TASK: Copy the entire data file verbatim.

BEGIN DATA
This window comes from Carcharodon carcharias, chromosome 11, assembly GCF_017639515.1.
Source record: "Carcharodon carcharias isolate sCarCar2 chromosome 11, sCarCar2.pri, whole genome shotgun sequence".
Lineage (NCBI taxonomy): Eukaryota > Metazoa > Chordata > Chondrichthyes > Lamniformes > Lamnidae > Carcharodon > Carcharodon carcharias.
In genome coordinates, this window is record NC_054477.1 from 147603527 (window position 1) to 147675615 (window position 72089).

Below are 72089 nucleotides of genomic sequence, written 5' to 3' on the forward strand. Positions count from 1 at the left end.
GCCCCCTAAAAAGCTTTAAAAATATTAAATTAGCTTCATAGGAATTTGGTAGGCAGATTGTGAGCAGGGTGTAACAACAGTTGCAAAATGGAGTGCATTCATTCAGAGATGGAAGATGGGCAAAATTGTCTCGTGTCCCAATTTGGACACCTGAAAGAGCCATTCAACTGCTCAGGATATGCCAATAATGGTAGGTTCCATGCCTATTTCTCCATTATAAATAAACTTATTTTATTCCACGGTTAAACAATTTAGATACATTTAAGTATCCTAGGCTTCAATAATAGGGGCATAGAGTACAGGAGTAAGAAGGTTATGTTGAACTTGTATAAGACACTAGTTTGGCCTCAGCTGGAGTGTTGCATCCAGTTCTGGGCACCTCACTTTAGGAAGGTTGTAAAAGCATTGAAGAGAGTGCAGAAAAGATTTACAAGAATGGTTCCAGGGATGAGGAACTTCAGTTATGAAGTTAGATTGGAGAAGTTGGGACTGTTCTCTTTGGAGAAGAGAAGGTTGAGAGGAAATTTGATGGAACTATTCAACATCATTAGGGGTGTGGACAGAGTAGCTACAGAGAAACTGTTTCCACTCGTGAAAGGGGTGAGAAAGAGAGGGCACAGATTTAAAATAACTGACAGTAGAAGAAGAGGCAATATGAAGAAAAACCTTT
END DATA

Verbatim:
This window comes from Carcharodon carcharias, chromosome 11, assembly GCF_017639515.1.
Source record: "Carcharodon carcharias isolate sCarCar2 chromosome 11, sCarCar2.pri, whole genome shotgun sequence".
Lineage (NCBI taxonomy): Eukaryota > Metazoa > Chordata > Chondrichthyes > Lamniformes > Lamnidae > Carcharodon > Carcharodon carcharias.
In genome coordinates, this window is record NC_054477.1 from 147603527 (window position 1) to 147675615 (window position 72089).

Below are 72089 nucleotides of genomic sequence, written 5' to 3' on the forward strand. Positions count from 1 at the left end.
GCCCCCTAAAAAGCTTTAAAAATATTAAATTAGCTTCATAGGAATTTGGTAGGCAGATTGTGAGCAGGGTGTAACAACAGTTGCAAAATGGAGTGCATTCATTCAGAGATGGAAGATGGGCAAAATTGTCTCGTGTCCCAATTTGGACACCTGAAAGAGCCATTCAACTGCTCAGGATATGCCAATAATGGTAGGTTCCATGCCTATTTCTCCATTATAAATAAACTTATTTTATTCCACGGTTAAACAATTTAGATACATTTAAGTATCCTAGGCTTCAATAATAGGGGCATAGAGTACAGGAGTAAGAAGGTTATGTTGAACTTGTATAAGACACTAGTTTGGCCTCAGCTGGAGTGTTGCATCCAGTTCTGGGCACCTCACTTTAGGAAGGTTGTAAAAGCATTGAAGAGAGTGCAGAAAAGATTTACAAGAATGGTTCCAGGGATGAGGAACTTCAGTTATGAAGTTAGATTGGAGAAGTTGGGACTGTTCTCTTTGGAGAAGAGAAGGTTGAGAGGAAATTTGATGGAACTATTCAACATCATTAGGGGTGTGGACAGAGTAGCTACAGAGAAACTGTTTCCACTCGTGAAAGGGGTGAGAAAGAGAGGGCACAGATTTAAAATAACTGACAGTAGAAGAAGAGGCAATATGAAGAAAAACCTTT